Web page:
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      Calcium Flux in Neuroblastoma Cells Is a Coupling Mechanism between Non-Genomic and Genomic Modes of Estrogens

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          Abstract

          Estrogens have been demonstrated to rapidly modulate calcium levels in a variety of cell types. However, the significance of estrogen-mediated calcium flux in neuronal cells is largely unknown. The relative importance of intra- and extracellular sources of calcium in estrogenic effects on neurons is also not well understood. Previously, we have demonstrated that membrane-limited estrogens, such as E-BSA given before an administration of a 2-hour pulse of 17β-estradiol (E<sub>2</sub>), can potentiate the transcription mediated by E<sub>2</sub> from a consensus estrogen response element (ERE)-driven reporter gene. Inhibitors to signal transduction cascades given along with E-BSA or E<sub>2</sub> demonstrated that calcium flux is important for E-BSA-mediated potentiation of transcription in a transiently transfected neuroblastoma cell line. In this report, we have used inhibitors to different voltage-gated calcium channels (VGCCs) and to intracellular store receptors along with E-BSA in the first pulse or with E<sub>2</sub> in the second pulse to investigate the relative importance of these channels to estrogen-mediated transcription. Neither L- nor P-type VGCCs seem to play a role in estrogen action in these cells; while N-type VGCCs are important in both the non-genomic and genomic modes of estrogen action. Specific inhibitors also showed that the ryanodine receptor and the inositol trisphosphate receptor are important to E-BSA-mediated transcriptional potentiation. This report provides evidence that while intracellular stores of calcium are required to couple non-genomic actions of estrogen initiated at the membrane to transcription in the nucleus, extracellular sources of calcium are also important in both non-genomic and genomic actions of estrogens.

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          Most cited references 50

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          The steroid and thyroid hormone receptor superfamily.

           Ronald Evans (1988)
          Analyses of steroid receptors are important for understanding molecular details of transcriptional control, as well as providing insight as to how an individual transacting factor contributes to cell identity and function. These studies have led to the identification of a superfamily of regulatory proteins that include receptors for thyroid hormone and the vertebrate morphogen retinoic acid. Although animals employ complex and often distinct ways to control their physiology and development, the discovery of receptor-related molecules in a wide range of species suggests that mechanisms underlying morphogenesis and homeostasis may be more ubiquitous than previously expected.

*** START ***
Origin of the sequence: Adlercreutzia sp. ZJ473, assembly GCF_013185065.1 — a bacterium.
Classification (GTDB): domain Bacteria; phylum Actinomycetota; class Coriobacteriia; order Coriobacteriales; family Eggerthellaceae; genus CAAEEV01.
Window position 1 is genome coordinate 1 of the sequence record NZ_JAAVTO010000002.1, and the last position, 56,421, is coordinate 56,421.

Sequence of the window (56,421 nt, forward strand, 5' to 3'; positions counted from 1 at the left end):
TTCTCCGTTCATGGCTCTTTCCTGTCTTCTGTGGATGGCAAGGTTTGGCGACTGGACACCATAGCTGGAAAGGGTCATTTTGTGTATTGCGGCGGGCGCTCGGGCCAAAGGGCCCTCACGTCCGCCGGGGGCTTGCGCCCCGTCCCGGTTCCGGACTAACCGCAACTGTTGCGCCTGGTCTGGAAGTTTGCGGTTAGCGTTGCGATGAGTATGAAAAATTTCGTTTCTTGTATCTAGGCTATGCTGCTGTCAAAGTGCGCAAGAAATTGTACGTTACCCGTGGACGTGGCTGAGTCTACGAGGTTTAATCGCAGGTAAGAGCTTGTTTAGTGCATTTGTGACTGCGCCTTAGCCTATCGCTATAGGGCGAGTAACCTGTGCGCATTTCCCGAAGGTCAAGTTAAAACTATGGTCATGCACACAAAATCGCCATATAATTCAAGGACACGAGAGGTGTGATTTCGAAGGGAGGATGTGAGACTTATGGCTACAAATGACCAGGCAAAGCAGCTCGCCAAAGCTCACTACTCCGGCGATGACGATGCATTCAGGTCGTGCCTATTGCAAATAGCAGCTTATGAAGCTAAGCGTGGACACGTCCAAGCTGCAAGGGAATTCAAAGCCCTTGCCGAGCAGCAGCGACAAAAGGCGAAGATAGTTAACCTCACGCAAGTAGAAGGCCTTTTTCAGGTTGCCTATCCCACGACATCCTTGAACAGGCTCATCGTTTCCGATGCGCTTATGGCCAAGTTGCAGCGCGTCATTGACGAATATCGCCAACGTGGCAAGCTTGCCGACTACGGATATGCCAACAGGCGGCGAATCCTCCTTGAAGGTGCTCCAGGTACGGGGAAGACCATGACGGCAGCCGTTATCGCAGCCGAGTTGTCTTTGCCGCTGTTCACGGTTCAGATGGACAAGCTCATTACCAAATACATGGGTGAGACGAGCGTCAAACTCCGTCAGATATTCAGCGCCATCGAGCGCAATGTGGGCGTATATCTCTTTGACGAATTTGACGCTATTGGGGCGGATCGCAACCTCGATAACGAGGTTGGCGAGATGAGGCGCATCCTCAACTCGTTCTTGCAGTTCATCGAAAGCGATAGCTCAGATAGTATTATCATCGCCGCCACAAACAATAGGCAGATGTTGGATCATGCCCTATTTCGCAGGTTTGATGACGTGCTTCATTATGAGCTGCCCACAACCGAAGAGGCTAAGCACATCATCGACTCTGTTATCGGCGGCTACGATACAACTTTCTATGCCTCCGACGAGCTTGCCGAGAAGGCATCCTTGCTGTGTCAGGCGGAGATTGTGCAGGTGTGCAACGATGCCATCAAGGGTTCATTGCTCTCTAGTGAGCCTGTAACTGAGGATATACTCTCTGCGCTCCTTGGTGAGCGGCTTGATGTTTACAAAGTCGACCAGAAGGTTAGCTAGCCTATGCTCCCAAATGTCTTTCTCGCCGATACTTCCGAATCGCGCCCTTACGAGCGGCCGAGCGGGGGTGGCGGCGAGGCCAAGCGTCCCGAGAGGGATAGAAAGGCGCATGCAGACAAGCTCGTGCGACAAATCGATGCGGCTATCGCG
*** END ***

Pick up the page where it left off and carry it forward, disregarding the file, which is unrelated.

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            Functional domains of the human estrogen receptor.

            Two domains of the human estrogen receptor, responsible for hormone binding (region E) and tight nuclear binding (region C), are essential for the receptor to activate efficiently the transcription of estrogen-responsive genes. Region D, which joins the DNA- and hormone-binding domains, can be altered without affecting activation. Deletion of the N-terminal domain (region A/B) has no effect on activation of a reporter gene containing a vitellogenin estrogen-responsive element (ERE) and the HSV-tk promoter, whereas it severely impairs activation of the human pS2 gene promoter. Deletion of most or all of the hormone-binding domain leads to only about 5% constitutive transcriptional activity, yet these mutants appear to bind efficiently to an ERE in vivo. Apparently, region C recognizes the ERE of target genes, and the hormone-binding domain plays an essential role for efficient activation of transcription.